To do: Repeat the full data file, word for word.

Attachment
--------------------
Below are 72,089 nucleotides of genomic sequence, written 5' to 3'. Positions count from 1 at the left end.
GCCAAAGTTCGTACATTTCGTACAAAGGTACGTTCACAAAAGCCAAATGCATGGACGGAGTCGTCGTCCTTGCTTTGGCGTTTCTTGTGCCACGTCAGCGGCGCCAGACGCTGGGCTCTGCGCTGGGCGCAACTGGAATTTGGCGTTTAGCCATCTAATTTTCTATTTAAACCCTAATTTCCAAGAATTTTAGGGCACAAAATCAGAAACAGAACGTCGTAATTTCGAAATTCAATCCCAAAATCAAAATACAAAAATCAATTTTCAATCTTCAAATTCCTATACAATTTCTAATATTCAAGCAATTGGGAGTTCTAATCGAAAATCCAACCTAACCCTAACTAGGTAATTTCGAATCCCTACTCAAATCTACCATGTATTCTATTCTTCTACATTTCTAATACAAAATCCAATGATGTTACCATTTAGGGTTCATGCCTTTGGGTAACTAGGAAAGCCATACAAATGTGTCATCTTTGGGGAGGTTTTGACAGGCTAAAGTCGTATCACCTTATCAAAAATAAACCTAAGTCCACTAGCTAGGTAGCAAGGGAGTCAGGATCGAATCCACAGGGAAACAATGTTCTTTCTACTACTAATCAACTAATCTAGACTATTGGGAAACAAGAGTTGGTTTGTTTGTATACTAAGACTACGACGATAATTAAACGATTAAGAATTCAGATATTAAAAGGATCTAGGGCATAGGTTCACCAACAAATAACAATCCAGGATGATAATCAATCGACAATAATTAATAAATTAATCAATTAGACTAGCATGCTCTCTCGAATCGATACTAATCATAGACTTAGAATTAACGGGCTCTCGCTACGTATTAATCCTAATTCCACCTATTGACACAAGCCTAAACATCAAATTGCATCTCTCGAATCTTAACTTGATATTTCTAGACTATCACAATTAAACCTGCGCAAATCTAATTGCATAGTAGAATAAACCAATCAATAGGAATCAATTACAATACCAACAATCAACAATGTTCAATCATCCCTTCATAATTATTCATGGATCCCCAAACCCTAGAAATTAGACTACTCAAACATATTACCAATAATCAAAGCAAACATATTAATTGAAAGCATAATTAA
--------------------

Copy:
Below are 72,089 nucleotides of genomic sequence, written 5' to 3'. Positions count from 1 at the left end.
GCCAAAGTTCGTACATTTCGTACAAAGGTACGTTCACAAAAGCCAAATGCATGGACGGAGTCGTCGTCCTTGCTTTGGCGTTTCTTGTGCCACGTCAGCGGCGCCAGACGCTGGGCTCTGCGCTGGGCGCAACTGGAATTTGGCGTTTAGCCATCTAATTTTCTATTTAAACCCTAATTTCCAAGAATTTTAGGGCACAAAATCAGAAACAGAACGTCGTAATTTCGAAATTCAATCCCAAAATCAAAATACAAAAATCAATTTTCAATCTTCAAATTCCTATACAATTTCTAATATTCAAGCAATTGGGAGTTCTAATCGAAAATCCAACCTAACCCTAACTAGGTAATTTCGAATCCCTACTCAAATCTACCATGTATTCTATTCTTCTACATTTCTAATACAAAATCCAATGATGTTACCATTTAGGGTTCATGCCTTTGGGTAACTAGGAAAGCCATACAAATGTGTCATCTTTGGGGAGGTTTTGACAGGCTAAAGTCGTATCACCTTATCAAAAATAAACCTAAGTCCACTAGCTAGGTAGCAAGGGAGTCAGGATCGAATCCACAGGGAAACAATGTTCTTTCTACTACTAATCAACTAATCTAGACTATTGGGAAACAAGAGTTGGTTTGTTTGTATACTAAGACTACGACGATAATTAAACGATTAAGAATTCAGATATTAAAAGGATCTAGGGCATAGGTTCACCAACAAATAACAATCCAGGATGATAATCAATCGACAATAATTAATAAATTAATCAATTAGACTAGCATGCTCTCTCGAATCGATACTAATCATAGACTTAGAATTAACGGGCTCTCGCTACGTATTAATCCTAATTCCACCTATTGACACAAGCCTAAACATCAAATTGCATCTCTCGAATCTTAACTTGATATTTCTAGACTATCACAATTAAACCTGCGCAAATCTAATTGCATAGTAGAATAAACCAATCAATAGGAATCAATTACAATACCAACAATCAACAATGTTCAATCATCCCTTCATAATTATTCATGGATCCCCAAACCCTAGAAATTAGACTACTCAAACATATTACCAATAATCAAAGCAAACATATTAATTGAAAGCATAATTAA